Ultimatum Game

Ever heard about the ultimatum game? It’s probably one of the most important concepts related to entrepreneurship, and one that had profound impact on my business.

Here’s how it works:

You’re walking down the street when someone approaches you with a weird proposal: he’s offering you $100 that you get to share with a random stranger who gets to decide how to split the money between both of you. If you agree on the split, you both take your shares and walk away with free money. If you don’t agree, neither of you gets any money.

Now if the other person deciding the split is fair enough to offer you a 50/50, or a 40/60 split to his advantage, you’re most likely to agree and take the money. But something interesting happens around the 30/70 split: most people reject the offer and walk away with NO MONEY.

In other words, you’ll walk away from getting $30 of free money because you don’t think the other person should get $70…

Because you don’t think it’s a FAIR deal.

And this is a good example of how our emotional justice system overrides our rational thinking, causing us to miss great opportunities in many cases.

Why is this important for entrepreneurs?

As you’re creating your product, you often think about what would be a “fair price” for you and your customers. Most entrepreneurs use a formula that is a combination of the time/effort it took them to create the product, and a percentage of the value it’s providing to potential customers.

But what if instead, you decide on offering a price that makes your customers feel YOU are getting the unfair end of the deal? What if you let them run with the $70 or even $80, and you get to keep only a $20?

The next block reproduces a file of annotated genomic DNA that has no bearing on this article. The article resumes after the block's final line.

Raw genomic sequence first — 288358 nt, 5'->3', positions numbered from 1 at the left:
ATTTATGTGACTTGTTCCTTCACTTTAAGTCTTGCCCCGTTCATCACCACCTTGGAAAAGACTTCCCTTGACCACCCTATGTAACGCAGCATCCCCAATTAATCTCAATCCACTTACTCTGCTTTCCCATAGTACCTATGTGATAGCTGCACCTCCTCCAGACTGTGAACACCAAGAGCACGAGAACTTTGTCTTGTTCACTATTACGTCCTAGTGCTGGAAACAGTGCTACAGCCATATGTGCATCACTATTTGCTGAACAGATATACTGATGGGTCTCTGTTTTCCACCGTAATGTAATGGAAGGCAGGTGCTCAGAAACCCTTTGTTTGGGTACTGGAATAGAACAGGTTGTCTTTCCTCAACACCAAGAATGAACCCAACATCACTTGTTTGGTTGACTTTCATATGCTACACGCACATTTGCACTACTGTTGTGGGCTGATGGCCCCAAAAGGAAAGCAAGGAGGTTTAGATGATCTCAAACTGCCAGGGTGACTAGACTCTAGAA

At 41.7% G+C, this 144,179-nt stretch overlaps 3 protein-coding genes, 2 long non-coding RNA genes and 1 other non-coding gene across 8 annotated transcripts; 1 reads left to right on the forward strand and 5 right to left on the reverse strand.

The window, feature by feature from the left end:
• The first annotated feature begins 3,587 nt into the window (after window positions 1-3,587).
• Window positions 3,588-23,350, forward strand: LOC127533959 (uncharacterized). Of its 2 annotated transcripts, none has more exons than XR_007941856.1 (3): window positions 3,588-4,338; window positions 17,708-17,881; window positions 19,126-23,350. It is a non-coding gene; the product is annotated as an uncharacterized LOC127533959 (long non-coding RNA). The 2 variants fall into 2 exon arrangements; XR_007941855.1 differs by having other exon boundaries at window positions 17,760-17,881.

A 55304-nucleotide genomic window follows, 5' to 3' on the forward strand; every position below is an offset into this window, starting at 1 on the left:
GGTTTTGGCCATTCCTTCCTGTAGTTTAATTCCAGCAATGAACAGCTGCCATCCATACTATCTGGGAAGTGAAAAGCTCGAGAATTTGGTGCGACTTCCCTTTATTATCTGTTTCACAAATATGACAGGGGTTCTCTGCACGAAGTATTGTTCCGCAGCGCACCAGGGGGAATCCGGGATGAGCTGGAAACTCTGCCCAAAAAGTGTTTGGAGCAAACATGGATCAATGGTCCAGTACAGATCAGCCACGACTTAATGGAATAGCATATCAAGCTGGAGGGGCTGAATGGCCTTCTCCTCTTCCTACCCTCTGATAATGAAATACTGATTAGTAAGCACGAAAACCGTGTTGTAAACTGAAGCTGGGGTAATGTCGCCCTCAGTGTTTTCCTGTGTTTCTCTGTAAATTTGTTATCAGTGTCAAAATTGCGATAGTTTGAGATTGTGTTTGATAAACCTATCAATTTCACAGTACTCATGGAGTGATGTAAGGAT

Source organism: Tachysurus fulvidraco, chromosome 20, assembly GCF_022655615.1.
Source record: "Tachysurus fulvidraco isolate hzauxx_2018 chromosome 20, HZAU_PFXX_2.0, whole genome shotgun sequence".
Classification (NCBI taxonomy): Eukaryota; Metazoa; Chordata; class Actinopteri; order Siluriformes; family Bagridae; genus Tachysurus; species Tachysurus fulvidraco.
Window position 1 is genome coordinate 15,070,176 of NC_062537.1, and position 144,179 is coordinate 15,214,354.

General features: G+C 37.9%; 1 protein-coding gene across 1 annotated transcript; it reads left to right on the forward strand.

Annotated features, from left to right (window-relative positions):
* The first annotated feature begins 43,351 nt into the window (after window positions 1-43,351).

Here’s an example on how I’ve applied this concept and got amazing results.

When I launched Keynotopia 3 years ago, I promised customers free updates for life. Since then, I’ve added thousands of new UI components and icons that provide more than 10x the initial value they had paid for, and they all got all of these updates for free!

Whenever there is a new update, like the recently launched iOS7 prototyping templates, I get some customers asking where they need to pay to get it, and others emailing me to advise me to charge monthly fee for these updates.

And my answer has been always the same: “enjoy it, it’s a free update.”

I could definitely be making extra money by charging a recurring monthly fee, or an annual update fee, but I’ve always decided against it.

Whenever we launch a new free update, I receive dozens (sometimes hundreds) of emails from existing customers thanking me for it, sharing with me stories about how the templates enabled them to validate their ideas, get angel funding or land new clients, and promising to spread the good word about the product. That’s worth a lot more in personal gratification and word-of-mouth advertising than the money I’d be getting from charging for those updates.

To my customers, I am getting the unfair end of the deal, and they try to make up to me by spreading the good word about the product.

At the end, I think we’re all getting our fair shares of that deal, but it wouldn’t have worked out that well if I were too concerned about having my fair share in the first place.

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